Representative Tom Price on capitol hill in 2015 Joshua Roberts / Reuters

Watching Tom Price warm up the crowd at Donald Trump’s health-themed campaign rally in rural Pennsylvania last month, I didn’t imagine that the representative from Georgia would soon take the helm of American health care.

Price was energetic that day, though that did nothing to make him stand out among the four other Republican doctors-turned-politicians on the stage. Each beamed as he stepped to the mic to express his enthusiasm for Trump, Pence, America, and two-fisted uprooting of the Affordable Care Act. The men often contorted their faces when speaking the word “Obamacare,” as if it produced an acrid taste—though they used the term effusively.

That’s not uncommon among doctors in my experience—especially but not exclusively Republican doctors—so it was easy to dismiss Price as part of a partisan chorus that maligns the law but offers threadbare alternatives.

Tom Price is different, though, by degrees. After two decades of practicing orthopedic surgery, spending years at Grady Memorial Hospital—one of the largest public hospitals in the country—Price gave up practice. In 2005, he headed to Washington bent on fixing the health-care system from the top. There he created a detailed health-care plan that evinces his passion, a 250-page document that he calls the Empowering Patients First Act, which lays out an absolute reconstruction of American health care.

Until now the plan has proven too radical for mainstream adoption, compared to more moderate reforms proposed by the likes of Ted Cruz and Paul Ryan. Representative Price has taken some iteration of the bill to the floor each year since the Affordable Care Act was passed, each time unsuccessfully. As Senator Charles Schumer described Price’s plans this week, these efforts have been seen as “far out of the mainstream of what Americans want.”

But when Donald Trump tapped Price as his secretary of health and human services on Tuesday, the Georgia surgeon’s plan took several sudden leaps toward becoming a part of all American lives.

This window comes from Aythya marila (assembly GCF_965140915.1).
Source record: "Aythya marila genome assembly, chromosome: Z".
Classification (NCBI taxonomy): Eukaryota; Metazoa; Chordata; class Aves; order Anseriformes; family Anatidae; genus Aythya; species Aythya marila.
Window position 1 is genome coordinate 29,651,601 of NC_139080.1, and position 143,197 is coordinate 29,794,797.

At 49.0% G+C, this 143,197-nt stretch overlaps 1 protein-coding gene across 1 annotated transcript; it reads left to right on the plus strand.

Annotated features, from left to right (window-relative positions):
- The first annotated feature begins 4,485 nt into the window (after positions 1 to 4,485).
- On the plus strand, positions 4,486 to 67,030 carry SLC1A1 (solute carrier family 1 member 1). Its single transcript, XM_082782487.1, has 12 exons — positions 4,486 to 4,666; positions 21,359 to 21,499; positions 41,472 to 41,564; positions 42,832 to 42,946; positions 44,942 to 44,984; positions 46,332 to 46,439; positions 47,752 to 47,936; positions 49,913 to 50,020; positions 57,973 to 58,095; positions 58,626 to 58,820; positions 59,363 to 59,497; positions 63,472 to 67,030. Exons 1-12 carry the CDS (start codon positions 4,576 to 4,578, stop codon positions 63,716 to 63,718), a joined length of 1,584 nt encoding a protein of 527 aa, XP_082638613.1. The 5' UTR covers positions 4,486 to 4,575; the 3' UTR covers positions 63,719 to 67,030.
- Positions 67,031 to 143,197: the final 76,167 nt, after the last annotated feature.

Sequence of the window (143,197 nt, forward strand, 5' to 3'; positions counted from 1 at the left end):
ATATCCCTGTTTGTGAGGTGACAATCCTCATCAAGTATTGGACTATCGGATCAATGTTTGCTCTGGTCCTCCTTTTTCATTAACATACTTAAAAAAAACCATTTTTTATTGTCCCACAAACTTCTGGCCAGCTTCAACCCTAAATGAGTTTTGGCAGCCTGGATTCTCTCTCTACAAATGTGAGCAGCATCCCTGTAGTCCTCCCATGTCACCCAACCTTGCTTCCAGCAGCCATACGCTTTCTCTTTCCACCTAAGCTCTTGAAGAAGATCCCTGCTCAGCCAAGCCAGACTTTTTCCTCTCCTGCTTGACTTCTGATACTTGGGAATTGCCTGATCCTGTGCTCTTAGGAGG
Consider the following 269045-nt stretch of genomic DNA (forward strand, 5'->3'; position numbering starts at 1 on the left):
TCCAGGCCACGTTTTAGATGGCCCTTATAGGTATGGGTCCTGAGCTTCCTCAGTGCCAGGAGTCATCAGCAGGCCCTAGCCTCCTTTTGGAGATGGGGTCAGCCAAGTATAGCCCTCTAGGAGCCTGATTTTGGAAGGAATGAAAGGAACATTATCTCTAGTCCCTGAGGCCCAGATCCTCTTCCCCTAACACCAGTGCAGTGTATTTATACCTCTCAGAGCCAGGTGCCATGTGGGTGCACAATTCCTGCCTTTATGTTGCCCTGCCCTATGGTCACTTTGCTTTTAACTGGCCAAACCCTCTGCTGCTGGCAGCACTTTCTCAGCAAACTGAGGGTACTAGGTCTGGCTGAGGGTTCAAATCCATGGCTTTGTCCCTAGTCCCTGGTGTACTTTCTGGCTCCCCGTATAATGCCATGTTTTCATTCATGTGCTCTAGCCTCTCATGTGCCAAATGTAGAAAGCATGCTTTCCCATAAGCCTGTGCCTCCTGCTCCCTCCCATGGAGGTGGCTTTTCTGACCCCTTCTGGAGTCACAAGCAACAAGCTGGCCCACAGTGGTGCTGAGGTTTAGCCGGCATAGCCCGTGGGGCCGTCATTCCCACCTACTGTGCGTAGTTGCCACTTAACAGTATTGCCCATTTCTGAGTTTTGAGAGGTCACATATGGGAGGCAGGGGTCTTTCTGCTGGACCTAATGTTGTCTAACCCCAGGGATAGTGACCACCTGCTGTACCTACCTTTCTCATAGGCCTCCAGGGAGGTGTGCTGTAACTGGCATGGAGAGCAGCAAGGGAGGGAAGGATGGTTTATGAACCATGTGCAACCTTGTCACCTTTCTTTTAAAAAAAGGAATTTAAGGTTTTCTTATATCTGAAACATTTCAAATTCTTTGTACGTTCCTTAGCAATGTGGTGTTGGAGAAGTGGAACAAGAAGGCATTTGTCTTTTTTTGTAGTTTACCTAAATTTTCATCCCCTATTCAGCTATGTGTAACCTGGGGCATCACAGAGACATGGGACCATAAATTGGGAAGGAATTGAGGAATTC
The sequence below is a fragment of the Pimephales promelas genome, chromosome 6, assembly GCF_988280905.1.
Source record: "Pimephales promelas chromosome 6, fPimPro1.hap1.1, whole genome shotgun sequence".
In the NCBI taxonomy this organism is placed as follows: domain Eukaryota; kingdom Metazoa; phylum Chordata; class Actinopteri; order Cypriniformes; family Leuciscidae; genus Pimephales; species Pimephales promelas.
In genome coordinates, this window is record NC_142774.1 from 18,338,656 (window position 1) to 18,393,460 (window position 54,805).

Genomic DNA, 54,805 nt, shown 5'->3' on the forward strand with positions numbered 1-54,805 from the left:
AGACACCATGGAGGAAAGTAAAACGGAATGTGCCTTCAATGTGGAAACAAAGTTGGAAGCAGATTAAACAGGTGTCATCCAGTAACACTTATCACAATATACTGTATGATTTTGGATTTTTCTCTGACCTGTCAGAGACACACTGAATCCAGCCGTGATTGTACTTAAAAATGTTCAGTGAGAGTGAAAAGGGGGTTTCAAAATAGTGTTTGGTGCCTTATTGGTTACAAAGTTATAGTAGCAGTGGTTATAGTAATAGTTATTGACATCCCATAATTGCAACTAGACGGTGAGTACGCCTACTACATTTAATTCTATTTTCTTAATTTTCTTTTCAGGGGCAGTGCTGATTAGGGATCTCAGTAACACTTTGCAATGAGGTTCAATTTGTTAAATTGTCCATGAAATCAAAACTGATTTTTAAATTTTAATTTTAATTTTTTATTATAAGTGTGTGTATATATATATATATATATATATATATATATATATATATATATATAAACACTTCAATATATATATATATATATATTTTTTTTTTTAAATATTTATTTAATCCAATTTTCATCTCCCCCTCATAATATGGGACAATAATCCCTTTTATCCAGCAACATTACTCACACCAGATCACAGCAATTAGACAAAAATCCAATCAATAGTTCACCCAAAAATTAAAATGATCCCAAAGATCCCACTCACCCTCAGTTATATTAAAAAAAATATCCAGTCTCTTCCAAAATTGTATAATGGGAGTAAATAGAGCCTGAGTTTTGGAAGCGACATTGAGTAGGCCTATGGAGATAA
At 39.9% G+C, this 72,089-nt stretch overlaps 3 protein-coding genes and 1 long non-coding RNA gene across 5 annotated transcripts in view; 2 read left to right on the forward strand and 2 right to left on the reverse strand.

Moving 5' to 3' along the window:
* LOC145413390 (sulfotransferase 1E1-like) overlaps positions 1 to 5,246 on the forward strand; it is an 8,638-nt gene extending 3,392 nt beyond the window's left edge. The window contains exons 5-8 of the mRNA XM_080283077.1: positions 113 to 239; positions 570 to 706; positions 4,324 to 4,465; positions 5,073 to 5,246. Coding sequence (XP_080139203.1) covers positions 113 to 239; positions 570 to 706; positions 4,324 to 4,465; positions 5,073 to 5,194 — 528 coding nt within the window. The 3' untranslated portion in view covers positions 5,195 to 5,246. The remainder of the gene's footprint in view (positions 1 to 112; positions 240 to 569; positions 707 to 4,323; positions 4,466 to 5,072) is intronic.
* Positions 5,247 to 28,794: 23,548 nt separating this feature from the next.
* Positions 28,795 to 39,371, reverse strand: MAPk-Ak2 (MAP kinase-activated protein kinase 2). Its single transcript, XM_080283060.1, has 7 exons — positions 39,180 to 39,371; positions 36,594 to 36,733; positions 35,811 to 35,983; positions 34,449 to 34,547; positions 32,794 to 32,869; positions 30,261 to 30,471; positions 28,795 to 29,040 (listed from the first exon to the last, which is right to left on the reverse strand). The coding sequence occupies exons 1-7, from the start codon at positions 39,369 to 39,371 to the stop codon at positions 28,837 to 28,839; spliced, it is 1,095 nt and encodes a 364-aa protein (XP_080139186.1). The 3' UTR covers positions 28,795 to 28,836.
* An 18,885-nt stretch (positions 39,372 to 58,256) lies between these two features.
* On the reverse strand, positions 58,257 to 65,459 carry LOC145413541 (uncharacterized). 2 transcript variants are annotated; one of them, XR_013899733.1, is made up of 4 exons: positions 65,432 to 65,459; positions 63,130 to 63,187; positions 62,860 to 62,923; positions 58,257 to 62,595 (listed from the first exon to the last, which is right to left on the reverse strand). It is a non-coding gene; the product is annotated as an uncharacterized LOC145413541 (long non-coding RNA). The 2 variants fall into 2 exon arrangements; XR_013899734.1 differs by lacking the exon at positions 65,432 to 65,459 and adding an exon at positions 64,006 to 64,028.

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Tom Price, who will oversee a budget of more than $1 trillion, is a man of definitive ideology. A founding member of the Tea Party Caucus, he has vowed to fight what he calls “the vile liberal agenda.” That has included the Affordable Care Act, as well as legal access to abortions and marriages. When same-sex marriage was affirmed by the Supreme Court, Price called it “a sad day for marriage.”

Price has painted the health-care reform passed during the Obama presidency as a manifestation of “oppressive” government. He has rallied against the Affordable Care Act since before its passage in 2010, saying it was “doomed to fail from the beginning” and playing a vocal role in seeing that through.

Yet Price’s vision for health transcends simply opposing President Obama, and his work is evidence that he is doing more than echoing partisan rhetoric. This week, The New York Times editorial board described Price as “a man intent on systematically weakening, if not demolishing, the nation’s health-care safety net.”

As Price puts it, though, the goal is rather to improve patient-doctor interactions.

From the perspective of a doctor who went into politics to get government out of the way of medical practice, among the barriers are elements of Medicaid and Medicare—the so-called safety-net programs that provide health care to poor, disabled, and older Americans. In an attempt to contain spending and ensure quality, Medicare and Medicaid come with guidelines that dictate reimbursement. Many doctors find the systems’ requirements tedious and cumbersome—a common and serious complaint among doctors, who tell me they feel the art and autonomy of medicine are lost amid tedious paperwork and other minutiae.

For many doctors, then, wealthy patients who can simply pay in cash, or through expensive private insurance plans, are relatively hassle-free (and more lucrative) prospects. This leaves a clear target for a doctor who is also deeply ideologically opposed to most any form of government intervention. Downsizing these programs would mean freeing doctors from dealing with patients insured by the cost-containing plans that many feel are too bureaucratic.

Of course, as many news outlets were quick to caution this week, such proposals stand to strip millions of low-income and disabled Americans of insurance. Through these programs, millions of newly insured Americans have obtained coverage under the Affordable Care Act that Price has vowed to wholly repeal. And if that happens, the voters who indirectly put Price into this role stand to lose the most.